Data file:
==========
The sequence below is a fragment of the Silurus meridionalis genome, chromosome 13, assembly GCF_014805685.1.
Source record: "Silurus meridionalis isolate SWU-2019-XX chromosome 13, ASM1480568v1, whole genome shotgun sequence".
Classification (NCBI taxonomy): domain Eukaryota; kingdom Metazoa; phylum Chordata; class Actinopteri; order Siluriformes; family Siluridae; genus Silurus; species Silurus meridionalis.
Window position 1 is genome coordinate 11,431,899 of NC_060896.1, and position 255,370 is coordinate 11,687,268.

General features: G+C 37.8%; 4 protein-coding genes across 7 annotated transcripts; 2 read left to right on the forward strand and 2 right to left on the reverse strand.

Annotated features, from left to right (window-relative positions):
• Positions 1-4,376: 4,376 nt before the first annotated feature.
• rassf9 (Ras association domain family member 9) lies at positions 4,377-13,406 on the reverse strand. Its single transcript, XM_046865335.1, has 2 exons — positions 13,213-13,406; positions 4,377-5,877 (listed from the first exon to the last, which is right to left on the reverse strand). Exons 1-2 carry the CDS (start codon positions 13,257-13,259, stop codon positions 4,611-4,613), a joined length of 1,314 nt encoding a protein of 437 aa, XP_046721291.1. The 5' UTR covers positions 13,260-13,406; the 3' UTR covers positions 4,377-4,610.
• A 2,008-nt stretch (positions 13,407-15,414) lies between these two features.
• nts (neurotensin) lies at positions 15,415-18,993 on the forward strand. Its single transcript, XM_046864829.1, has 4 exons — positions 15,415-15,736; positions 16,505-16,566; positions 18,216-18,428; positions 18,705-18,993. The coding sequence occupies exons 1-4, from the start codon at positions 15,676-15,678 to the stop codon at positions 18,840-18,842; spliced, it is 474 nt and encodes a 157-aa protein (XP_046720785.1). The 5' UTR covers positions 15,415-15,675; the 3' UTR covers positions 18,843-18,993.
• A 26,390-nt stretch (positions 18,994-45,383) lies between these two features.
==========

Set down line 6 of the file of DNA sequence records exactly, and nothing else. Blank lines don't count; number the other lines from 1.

Annotated features, from left to right (window-relative positions):